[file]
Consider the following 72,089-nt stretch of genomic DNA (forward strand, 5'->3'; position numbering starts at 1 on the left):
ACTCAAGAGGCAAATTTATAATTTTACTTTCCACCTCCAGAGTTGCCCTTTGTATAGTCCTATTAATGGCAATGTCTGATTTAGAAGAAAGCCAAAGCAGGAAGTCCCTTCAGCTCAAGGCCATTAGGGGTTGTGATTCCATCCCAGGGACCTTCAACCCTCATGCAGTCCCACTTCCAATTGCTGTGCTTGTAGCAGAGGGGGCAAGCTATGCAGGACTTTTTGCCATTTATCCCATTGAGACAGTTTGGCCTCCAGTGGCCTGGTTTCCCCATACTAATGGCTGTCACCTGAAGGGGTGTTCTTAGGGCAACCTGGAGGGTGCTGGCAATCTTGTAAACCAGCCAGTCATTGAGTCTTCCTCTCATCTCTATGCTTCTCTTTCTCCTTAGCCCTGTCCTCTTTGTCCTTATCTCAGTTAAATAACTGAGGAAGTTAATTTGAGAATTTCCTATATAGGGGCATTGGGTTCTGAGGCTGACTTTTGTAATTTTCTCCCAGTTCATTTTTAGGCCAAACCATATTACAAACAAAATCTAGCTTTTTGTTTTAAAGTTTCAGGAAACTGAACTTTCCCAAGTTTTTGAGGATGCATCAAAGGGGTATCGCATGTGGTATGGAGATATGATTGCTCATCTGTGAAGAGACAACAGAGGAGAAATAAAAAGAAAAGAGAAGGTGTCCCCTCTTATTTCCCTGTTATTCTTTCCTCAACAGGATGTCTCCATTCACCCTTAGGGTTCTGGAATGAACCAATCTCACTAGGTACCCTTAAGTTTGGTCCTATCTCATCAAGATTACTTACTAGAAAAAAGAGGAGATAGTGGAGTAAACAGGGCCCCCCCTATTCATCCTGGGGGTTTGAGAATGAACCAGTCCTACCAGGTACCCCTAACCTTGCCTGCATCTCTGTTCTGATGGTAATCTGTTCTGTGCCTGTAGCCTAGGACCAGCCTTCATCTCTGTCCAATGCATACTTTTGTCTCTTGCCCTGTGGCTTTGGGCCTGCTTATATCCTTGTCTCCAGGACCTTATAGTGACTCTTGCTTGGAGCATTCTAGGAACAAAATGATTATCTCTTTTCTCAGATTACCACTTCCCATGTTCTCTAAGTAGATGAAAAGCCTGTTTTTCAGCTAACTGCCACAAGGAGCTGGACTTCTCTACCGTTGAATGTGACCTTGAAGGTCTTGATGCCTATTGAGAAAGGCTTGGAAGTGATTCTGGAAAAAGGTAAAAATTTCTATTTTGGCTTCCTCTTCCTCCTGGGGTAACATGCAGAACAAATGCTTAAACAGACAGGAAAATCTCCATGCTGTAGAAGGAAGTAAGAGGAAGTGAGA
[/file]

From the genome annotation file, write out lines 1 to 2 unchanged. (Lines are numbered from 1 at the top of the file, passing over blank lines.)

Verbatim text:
Consider the following 72,089-nt stretch of genomic DNA (forward strand, 5'->3'; position numbering starts at 1 on the left):
ACTCAAGAGGCAAATTTATAATTTTACTTTCCACCTCCAGAGTTGCCCTTTGTATAGTCCTATTAATGGCAATGTCTGATTTAGAAGAAAGCCAAAGCAGGAAGTCCCTTCAGCTCAAGGCCATTAGGGGTTGTGATTCCATCCCAGGGACCTTCAACCCTCATGCAGTCCCACTTCCAATTGCTGTGCTTGTAGCAGAGGGGGCAAGCTATGCAGGACTTTTTGCCATTTATCCCATTGAGACAGTTTGGCCTCCAGTGGCCTGGTTTCCCCATACTAATGGCTGTCACCTGAAGGGGTGTTCTTAGGGCAACCTGGAGGGTGCTGGCAATCTTGTAAACCAGCCAGTCATTGAGTCTTCCTCTCATCTCTATGCTTCTCTTTCTCCTTAGCCCTGTCCTCTTTGTCCTTATCTCAGTTAAATAACTGAGGAAGTTAATTTGAGAATTTCCTATATAGGGGCATTGGGTTCTGAGGCTGACTTTTGTAATTTTCTCCCAGTTCATTTTTAGGCCAAACCATATTACAAACAAAATCTAGCTTTTTGTTTTAAAGTTTCAGGAAACTGAACTTTCCCAAGTTTTTGAGGATGCATCAAAGGGGTATCGCATGTGGTATGGAGATATGATTGCTCATCTGTGAAGAGACAACAGAGGAGAAATAAAAAGAAAAGAGAAGGTGTCCCCTCTTATTTCCCTGTTATTCTTTCCTCAACAGGATGTCTCCATTCACCCTTAGGGTTCTGGAATGAACCAATCTCACTAGGTACCCTTAAGTTTGGTCCTATCTCATCAAGATTACTTACTAGAAAAAAGAGGAGATAGTGGAGTAAACAGGGCCCCCCCTATTCATCCTGGGGGTTTGAGAATGAACCAGTCCTACCAGGTACCCCTAACCTTGCCTGCATCTCTGTTCTGATGGTAATCTGTTCTGTGCCTGTAGCCTAGGACCAGCCTTCATCTCTGTCCAATGCATACTTTTGTCTCTTGCCCTGTGGCTTTGGGCCTGCTTATATCCTTGTCTCCAGGACCTTATAGTGACTCTTGCTTGGAGCATTCTAGGAACAAAATGATTATCTCTTTTCTCAGATTACCACTTCCCATGTTCTCTAAGTAGATGAAAAGCCTGTTTTTCAGCTAACTGCCACAAGGAGCTGGACTTCTCTACCGTTGAATGTGACCTTGAAGGTCTTGATGCCTATTGAGAAAGGCTTGGAAGTGATTCTGGAAAAAGGTAAAAATTTCTATTTTGGCTTCCTCTTCCTCCTGGGGTAACATGCAGAACAAATGCTTAAACAGACAGGAAAATCTCCATGCTGTAGAAGGAAGTAAGAGGAAGTGAGA